Coming Forth by Day
Cassandra Wilson has had a varied career as a collaborator, a solo vocalist and a Renaissance woman of jazz. After nine albums, beginning with her debut in 1993, Blue Light ’til Dawn, she put her indelible stamp on a variety of songs in non-jazz styles. She also has tackled jazz compositions, as she does on this revelatory tribute marking the 100th birthday of Billie Holiday. Again, Wilson finds a fresh perspective on the music of a vocalist who has been honored before. With the help of the baritone guitar of T-Bone Burnett and various string ensembles, Wilson has produced a dazzling, enchanting work.
Chaos and the Calm
James Bay is yet another young British singer-songwriter to score a number one album in the UK with this, his debut release. While some comparisons to fellow UK hit-maker Ed Sheeran are evident, Bay more closely recalls young American Idol winner Phillip Phillips and even Gavin DeGraw for pop instincts and a polished production base. The second (or third) great British music invasion marches on.
A Fool to Care
Ever since Boz Scaggs’s 2003 release But Beautiful, a collection of jazz standards, he has been making truly original music. On this release, produced by Steve Jordan, he continues exploring cutting, gritty covers of R&B, blues and other obscurities. The presence of Willie Weeks on bass raises the stakes further. Two covers in particular, “Small Town Talk” and “Whispering Pines,” stand out where they would wither in the hands of a lesser vocalist. On the latter, Lucinda Williams joins Scaggs on vocals and Bonnie Raitt sings on “Hell to Pay.”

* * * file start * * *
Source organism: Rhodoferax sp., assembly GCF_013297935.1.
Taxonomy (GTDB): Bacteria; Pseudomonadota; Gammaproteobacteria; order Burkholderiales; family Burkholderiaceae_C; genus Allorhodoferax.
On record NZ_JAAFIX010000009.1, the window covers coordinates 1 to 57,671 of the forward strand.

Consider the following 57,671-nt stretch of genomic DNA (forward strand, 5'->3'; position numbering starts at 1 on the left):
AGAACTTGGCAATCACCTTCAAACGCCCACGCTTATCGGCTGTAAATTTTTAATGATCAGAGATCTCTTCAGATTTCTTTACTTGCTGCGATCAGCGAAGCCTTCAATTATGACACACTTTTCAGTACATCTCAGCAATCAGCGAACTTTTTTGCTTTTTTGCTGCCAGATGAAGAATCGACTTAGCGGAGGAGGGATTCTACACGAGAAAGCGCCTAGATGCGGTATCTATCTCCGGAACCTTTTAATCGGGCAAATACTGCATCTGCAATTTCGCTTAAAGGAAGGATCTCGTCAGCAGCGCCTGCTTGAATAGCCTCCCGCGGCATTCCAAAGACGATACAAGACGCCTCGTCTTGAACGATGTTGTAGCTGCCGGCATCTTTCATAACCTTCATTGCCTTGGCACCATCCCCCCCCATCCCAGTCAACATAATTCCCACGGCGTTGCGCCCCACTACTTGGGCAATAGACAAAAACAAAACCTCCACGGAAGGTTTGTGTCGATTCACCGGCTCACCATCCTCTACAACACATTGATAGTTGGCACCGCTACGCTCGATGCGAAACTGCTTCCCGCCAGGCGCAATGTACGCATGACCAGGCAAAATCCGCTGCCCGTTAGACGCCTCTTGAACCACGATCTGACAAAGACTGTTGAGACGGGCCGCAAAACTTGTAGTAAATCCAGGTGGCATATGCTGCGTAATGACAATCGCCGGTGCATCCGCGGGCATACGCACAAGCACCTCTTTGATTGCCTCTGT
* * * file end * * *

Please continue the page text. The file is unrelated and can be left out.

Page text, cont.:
Since Starr took a break from his career from 1983-1992, he has made albums that have either been commercially successful or have hit an artistic stride many thought he left behind. His fourth album back on Capitol features overt lyrical paeans to his Liverpool past and his Beatles days. Newfound rhythmic ideas, songs of a serious nature and support from Dave Stewart, Peter Frampton, Van Dyke Parks and Joe Walsh prove Starr has lots of music ahead of him.
Noel Gallagher’s High Flying Birds
Noel Gallagher’s second release since the breakup of Oasis is another excellent album. The songwriting half of the Gallagher siblings, Noel shows why his songs figured prominently in the group and why Liam was the frontman. Noel’s songs have grown more mature and the clean sound eschews the rough mix of latter day Oasis. This makes the music palatable without pandering to pop taste. While the breakup of Oasis was sad, at least it has produced two worthy off-shoots in this group.